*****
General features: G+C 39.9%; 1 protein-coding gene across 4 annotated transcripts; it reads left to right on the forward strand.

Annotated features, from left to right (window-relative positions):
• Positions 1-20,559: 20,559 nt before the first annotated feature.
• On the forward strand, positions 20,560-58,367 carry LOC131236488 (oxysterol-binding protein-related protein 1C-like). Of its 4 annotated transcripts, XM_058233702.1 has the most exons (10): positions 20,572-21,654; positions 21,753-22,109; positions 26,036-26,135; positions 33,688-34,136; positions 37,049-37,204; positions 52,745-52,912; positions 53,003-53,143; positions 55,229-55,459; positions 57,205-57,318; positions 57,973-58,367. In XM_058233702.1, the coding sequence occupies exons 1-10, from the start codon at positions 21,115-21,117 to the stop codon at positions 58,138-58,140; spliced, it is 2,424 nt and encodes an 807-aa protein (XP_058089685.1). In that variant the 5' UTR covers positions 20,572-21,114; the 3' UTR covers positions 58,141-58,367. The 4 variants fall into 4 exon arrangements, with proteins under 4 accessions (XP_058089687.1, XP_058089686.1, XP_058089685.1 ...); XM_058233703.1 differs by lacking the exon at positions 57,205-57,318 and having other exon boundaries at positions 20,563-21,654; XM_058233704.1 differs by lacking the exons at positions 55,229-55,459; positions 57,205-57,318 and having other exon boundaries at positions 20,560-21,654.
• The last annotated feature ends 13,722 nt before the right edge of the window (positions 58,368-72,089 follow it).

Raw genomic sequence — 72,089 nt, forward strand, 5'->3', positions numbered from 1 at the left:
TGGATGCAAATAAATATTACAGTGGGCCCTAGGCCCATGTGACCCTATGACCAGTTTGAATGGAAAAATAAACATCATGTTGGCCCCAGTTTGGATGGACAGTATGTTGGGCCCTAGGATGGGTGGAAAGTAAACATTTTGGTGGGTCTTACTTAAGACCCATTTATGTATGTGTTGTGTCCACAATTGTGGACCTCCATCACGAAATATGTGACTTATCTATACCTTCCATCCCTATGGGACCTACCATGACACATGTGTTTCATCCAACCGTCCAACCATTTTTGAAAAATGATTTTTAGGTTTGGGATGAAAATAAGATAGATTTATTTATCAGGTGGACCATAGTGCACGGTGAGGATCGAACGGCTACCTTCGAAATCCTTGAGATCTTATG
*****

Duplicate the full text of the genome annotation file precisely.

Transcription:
General features: G+C 39.9%; 1 protein-coding gene across 4 annotated transcripts; it reads left to right on the forward strand.

Annotated features, from left to right (window-relative positions):
• Positions 1-20,559: 20,559 nt before the first annotated feature.
• On the forward strand, positions 20,560-58,367 carry LOC131236488 (oxysterol-binding protein-related protein 1C-like). Of its 4 annotated transcripts, XM_058233702.1 has the most exons (10): positions 20,572-21,654; positions 21,753-22,109; positions 26,036-26,135; positions 33,688-34,136; positions 37,049-37,204; positions 52,745-52,912; positions 53,003-53,143; positions 55,229-55,459; positions 57,205-57,318; positions 57,973-58,367. In XM_058233702.1, the coding sequence occupies exons 1-10, from the start codon at positions 21,115-21,117 to the stop codon at positions 58,138-58,140; spliced, it is 2,424 nt and encodes an 807-aa protein (XP_058089685.1). In that variant the 5' UTR covers positions 20,572-21,114; the 3' UTR covers positions 58,141-58,367. The 4 variants fall into 4 exon arrangements, with proteins under 4 accessions (XP_058089687.1, XP_058089686.1, XP_058089685.1 ...); XM_058233703.1 differs by lacking the exon at positions 57,205-57,318 and having other exon boundaries at positions 20,563-21,654; XM_058233704.1 differs by lacking the exons at positions 55,229-55,459; positions 57,205-57,318 and having other exon boundaries at positions 20,560-21,654.
• The last annotated feature ends 13,722 nt before the right edge of the window (positions 58,368-72,089 follow it).

Raw genomic sequence — 72,089 nt, forward strand, 5'->3', positions numbered from 1 at the left:
TGGATGCAAATAAATATTACAGTGGGCCCTAGGCCCATGTGACCCTATGACCAGTTTGAATGGAAAAATAAACATCATGTTGGCCCCAGTTTGGATGGACAGTATGTTGGGCCCTAGGATGGGTGGAAAGTAAACATTTTGGTGGGTCTTACTTAAGACCCATTTATGTATGTGTTGTGTCCACAATTGTGGACCTCCATCACGAAATATGTGACTTATCTATACCTTCCATCCCTATGGGACCTACCATGACACATGTGTTTCATCCAACCGTCCAACCATTTTTGAAAAATGATTTTTAGGTTTGGGATGAAAATAAGATAGATTTATTTATCAGGTGGACCATAGTGCACGGTGAGGATCGAACGGCTACCTTCGAAATCCTTGAGATCTTATG